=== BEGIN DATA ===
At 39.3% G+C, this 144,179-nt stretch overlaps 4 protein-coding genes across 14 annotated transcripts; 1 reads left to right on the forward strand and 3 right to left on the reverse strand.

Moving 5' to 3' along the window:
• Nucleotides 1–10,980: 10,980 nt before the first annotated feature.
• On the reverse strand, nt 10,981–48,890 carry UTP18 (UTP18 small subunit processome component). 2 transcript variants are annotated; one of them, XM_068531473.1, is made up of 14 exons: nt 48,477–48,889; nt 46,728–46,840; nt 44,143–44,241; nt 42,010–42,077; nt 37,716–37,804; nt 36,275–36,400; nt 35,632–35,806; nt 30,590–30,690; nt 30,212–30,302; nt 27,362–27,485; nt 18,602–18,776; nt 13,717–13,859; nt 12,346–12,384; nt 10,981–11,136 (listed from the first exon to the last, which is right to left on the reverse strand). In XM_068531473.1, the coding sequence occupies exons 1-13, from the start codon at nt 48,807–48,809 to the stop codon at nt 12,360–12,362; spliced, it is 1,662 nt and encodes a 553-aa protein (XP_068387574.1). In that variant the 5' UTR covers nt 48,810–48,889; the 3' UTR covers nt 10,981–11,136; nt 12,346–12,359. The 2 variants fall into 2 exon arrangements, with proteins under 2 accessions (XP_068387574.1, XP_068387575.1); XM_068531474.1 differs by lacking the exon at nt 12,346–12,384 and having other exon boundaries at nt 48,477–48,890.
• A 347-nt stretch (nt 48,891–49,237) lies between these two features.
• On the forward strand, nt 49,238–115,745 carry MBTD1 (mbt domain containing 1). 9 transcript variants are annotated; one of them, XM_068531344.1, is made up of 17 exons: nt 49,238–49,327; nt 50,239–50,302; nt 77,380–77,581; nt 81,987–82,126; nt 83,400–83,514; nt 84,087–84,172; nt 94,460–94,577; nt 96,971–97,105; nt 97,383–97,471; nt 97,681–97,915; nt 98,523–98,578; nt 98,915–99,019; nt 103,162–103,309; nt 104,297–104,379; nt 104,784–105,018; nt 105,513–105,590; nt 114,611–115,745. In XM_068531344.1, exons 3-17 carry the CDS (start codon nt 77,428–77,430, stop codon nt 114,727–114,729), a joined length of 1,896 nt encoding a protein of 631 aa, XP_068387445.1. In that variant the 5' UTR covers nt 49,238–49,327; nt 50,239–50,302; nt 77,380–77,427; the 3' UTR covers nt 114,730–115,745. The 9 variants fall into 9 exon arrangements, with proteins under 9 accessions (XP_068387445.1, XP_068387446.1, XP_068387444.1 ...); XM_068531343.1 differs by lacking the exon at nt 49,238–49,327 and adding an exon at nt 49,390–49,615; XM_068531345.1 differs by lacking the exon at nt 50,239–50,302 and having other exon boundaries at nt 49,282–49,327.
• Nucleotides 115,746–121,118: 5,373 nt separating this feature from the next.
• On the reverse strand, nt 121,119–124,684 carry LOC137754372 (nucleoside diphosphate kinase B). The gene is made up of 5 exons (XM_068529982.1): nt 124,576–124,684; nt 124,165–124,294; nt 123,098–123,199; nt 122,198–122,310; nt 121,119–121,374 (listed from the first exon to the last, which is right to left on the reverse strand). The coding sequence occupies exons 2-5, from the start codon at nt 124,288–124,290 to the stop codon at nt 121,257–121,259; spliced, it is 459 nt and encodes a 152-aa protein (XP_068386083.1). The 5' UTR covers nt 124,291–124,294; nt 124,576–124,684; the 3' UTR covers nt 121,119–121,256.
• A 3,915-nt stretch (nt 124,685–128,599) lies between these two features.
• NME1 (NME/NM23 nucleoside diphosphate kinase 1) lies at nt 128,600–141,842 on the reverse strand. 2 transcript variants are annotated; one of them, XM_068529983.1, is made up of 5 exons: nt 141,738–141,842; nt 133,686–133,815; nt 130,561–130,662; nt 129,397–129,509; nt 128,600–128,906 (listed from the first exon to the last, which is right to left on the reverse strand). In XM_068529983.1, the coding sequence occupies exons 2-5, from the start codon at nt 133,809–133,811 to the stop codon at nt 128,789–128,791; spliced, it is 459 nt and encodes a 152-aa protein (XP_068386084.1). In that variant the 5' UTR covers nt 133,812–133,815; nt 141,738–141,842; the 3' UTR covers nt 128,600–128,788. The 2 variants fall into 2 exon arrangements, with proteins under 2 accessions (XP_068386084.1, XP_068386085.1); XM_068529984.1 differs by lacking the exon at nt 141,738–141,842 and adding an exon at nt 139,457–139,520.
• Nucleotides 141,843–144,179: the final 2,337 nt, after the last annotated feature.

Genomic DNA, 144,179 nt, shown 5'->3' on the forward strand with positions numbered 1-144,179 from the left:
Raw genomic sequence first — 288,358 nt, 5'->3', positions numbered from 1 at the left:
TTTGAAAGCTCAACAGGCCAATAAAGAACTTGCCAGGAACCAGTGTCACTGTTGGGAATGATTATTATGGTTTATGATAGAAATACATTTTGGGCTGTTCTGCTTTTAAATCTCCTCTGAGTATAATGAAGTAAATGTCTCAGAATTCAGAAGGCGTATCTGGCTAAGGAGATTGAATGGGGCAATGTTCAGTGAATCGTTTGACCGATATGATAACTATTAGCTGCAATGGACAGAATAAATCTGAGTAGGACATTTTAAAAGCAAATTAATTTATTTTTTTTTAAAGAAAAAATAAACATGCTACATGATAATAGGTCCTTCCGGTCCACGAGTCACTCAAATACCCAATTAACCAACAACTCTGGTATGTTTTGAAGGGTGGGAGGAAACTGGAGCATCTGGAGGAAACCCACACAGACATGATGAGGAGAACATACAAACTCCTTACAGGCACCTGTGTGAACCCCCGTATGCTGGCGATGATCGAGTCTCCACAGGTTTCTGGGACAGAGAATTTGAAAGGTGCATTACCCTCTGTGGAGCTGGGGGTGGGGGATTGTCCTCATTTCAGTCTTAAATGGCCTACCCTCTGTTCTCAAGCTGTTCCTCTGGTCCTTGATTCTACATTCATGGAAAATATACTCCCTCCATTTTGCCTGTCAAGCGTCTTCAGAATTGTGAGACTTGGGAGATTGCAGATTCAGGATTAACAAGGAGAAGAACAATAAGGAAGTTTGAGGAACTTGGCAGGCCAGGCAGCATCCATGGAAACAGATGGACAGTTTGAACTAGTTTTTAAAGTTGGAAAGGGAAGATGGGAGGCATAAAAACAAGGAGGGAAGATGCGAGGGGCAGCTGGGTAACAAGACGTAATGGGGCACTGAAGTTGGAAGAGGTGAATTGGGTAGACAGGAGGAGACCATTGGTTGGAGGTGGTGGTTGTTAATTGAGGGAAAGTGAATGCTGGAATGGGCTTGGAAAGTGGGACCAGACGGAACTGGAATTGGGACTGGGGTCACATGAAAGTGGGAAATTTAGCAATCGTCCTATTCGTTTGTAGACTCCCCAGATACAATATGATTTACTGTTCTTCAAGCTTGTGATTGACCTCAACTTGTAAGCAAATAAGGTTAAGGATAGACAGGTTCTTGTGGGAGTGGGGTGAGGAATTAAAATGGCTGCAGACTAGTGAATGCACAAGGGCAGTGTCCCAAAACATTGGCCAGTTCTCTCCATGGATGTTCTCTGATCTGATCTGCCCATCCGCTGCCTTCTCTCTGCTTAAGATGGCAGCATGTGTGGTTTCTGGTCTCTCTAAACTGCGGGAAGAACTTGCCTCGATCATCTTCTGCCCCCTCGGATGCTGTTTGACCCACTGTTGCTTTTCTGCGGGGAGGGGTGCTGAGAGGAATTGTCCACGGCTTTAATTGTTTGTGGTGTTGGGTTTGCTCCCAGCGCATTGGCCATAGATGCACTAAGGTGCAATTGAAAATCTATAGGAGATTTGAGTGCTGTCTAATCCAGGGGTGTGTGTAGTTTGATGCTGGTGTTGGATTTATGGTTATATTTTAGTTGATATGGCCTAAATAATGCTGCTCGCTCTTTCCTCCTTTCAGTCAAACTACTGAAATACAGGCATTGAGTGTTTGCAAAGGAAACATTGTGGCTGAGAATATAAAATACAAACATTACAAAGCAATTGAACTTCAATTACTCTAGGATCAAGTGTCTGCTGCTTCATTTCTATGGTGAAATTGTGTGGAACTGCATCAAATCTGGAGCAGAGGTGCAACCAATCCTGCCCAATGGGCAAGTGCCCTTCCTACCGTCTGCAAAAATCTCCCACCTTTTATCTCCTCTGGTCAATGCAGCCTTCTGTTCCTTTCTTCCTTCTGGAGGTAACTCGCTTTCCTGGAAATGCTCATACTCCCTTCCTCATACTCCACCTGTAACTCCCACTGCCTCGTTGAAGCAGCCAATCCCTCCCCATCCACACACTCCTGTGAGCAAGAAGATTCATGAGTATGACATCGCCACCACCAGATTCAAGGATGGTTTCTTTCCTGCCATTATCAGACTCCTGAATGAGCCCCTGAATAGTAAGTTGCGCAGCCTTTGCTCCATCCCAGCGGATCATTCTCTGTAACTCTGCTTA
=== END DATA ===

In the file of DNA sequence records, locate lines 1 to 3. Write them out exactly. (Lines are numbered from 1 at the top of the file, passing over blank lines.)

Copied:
At 39.3% G+C, this 144,179-nt stretch overlaps 4 protein-coding genes across 14 annotated transcripts; 1 reads left to right on the forward strand and 3 right to left on the reverse strand.

Moving 5' to 3' along the window:
• Nucleotides 1–10,980: 10,980 nt before the first annotated feature.